Russian Woman Sets Longest Under-Ice Swim Record

Yekaterina Nekrasova, 40, has broken the world record for the longest under-ice swim. She set the record on — or under — Lake Baikal in Siberia, the world’s deepest freshwater lake.  To qualify for the world record, Guinness rules stated that she was not allowed to wear a wetsuit or fins. Wearing just a bathing suit, she covered 85m in the freezing water at an outdoor temperature of -7˚C. The swim took her 1.5 minutes.

Amber Fillary of South Africa set the previous record in 2020, when she swam 70m in Norway, so Nekrasova’s distance is a considerable step up. However, under-ice distance swimming is not exactly a mainstream sport, so records are still attainable by hearty, fit people.

Nekrasova’s swim also beat the men’s record, held by Avall Severinsen of Denmark, who swam 76.2m under the ice in East Greenland in 2013. He also holds the record for the world’s longest free dive — diving as deeply as you can and then resurfacing on a single gulp of air. In 2020, Severinsen dove to a depth of 202m.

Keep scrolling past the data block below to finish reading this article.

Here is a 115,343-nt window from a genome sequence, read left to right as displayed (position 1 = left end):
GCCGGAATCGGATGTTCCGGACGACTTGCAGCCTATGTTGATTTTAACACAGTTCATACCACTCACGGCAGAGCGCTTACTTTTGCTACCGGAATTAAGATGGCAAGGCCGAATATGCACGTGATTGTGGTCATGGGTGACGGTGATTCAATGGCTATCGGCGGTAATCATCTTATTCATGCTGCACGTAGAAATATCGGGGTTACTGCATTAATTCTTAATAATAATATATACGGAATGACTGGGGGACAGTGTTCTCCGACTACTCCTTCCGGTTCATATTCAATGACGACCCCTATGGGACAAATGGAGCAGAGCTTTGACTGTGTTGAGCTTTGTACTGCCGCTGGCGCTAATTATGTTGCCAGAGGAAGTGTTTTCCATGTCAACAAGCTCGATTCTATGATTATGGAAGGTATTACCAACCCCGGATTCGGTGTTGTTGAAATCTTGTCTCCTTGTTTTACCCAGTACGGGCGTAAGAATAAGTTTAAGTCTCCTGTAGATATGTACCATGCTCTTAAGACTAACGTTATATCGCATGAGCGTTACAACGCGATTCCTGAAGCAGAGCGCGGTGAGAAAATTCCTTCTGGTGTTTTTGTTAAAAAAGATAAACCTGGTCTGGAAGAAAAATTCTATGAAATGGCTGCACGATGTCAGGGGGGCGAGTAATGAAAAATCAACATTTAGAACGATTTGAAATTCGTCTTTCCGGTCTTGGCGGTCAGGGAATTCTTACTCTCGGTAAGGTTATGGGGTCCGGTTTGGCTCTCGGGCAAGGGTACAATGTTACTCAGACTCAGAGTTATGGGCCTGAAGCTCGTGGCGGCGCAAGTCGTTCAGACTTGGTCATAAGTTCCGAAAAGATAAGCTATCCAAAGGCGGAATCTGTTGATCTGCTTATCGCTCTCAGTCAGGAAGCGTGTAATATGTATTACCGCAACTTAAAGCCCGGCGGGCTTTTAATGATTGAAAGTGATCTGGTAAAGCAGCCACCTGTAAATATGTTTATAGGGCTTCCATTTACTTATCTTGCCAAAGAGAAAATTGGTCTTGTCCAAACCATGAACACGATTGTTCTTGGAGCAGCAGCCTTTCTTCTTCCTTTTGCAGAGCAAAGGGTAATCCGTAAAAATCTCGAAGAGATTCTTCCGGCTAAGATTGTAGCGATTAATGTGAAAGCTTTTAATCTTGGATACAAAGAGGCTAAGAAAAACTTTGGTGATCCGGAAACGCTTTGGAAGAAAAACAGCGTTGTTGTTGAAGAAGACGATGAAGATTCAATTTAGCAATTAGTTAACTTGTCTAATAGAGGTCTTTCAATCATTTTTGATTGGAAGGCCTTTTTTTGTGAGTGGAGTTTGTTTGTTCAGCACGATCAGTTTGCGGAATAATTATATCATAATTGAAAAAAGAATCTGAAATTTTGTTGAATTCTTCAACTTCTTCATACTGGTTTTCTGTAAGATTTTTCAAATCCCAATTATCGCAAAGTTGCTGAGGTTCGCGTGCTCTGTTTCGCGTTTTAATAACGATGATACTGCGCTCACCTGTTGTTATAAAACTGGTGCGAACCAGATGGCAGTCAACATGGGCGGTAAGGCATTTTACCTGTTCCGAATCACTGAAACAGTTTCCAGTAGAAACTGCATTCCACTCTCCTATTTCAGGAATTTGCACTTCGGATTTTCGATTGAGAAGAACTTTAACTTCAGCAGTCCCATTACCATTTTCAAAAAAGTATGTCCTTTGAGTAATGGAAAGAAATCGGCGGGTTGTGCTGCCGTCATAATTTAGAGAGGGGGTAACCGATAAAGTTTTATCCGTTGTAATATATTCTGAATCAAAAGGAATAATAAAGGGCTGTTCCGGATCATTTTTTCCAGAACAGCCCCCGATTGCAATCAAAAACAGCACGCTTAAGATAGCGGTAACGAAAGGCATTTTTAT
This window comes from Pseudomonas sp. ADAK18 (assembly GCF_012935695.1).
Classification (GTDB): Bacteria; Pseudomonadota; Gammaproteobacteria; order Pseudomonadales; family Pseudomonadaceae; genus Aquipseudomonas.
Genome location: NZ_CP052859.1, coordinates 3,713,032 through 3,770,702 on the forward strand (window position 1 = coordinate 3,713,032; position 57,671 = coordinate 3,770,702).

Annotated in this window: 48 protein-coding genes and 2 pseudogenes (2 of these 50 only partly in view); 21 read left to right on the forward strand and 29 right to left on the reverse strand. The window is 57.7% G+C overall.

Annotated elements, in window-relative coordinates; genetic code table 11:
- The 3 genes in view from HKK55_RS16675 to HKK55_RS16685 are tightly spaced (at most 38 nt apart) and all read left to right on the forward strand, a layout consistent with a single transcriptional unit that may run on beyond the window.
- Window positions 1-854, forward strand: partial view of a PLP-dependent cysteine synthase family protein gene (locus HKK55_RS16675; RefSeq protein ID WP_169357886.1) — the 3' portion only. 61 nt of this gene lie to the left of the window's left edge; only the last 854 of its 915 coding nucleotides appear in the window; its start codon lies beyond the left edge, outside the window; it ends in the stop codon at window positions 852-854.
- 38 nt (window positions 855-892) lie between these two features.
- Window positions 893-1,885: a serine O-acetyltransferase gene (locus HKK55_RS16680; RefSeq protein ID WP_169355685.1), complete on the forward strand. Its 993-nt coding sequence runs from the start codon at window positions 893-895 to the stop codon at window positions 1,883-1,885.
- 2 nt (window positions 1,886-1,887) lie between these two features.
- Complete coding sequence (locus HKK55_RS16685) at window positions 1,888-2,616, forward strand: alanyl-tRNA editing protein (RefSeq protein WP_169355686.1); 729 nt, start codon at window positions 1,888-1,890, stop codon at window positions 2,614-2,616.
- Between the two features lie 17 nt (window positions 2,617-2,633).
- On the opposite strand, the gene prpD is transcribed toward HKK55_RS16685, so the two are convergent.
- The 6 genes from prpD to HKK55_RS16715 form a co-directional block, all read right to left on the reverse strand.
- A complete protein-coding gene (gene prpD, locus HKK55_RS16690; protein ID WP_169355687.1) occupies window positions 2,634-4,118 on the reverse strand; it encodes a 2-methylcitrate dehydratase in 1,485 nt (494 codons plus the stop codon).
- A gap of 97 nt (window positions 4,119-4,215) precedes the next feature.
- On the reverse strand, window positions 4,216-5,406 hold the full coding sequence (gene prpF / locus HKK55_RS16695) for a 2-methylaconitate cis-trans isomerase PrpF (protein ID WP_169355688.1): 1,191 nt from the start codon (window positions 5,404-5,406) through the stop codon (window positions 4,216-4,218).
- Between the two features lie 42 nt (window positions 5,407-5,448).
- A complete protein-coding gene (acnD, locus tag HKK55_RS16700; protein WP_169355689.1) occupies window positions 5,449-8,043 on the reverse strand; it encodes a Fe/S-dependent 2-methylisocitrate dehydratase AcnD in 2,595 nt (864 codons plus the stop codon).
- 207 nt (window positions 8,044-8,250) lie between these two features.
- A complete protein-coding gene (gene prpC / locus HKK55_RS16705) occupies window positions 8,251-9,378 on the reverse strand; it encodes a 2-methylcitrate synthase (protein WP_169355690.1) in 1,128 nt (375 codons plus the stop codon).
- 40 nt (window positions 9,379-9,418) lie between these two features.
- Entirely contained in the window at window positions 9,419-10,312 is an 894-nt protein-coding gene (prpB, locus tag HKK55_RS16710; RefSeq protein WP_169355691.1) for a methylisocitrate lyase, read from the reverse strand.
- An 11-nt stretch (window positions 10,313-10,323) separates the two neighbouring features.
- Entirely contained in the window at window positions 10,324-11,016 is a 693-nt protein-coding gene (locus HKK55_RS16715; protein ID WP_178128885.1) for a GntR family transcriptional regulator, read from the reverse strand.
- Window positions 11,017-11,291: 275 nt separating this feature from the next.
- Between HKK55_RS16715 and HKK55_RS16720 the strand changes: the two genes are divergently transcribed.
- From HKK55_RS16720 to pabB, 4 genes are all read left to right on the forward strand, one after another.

On that record, Severinsen wore fins, and the water was much warmer than 0˚C, which partly explains the extra distance. The main difference between freediving and under-ice swimming seems to be the length of time those taking part are able to hold their breath. While under-ice swimmers currently max out at about two minutes, freedivers have held their breath for an incredible 10 minutes.

Nekrasova’s safety team cut holes in the 25cm thick ice at regular intervals so that she could abort the swim if necessary. Although the risks of ice-water swimming are numerous, this extreme sport is quite popular in Russia. Adherents insist that it improves the circulation and immune system and circulation. It even combats depression, they say.

The under-ice variation, being rarer, garners more attention but is much more dangerous. Recently, some social media influencers almost died by attempting the stunt much more poorly prepared than Nekrasova.

Below, her record-breaking swim.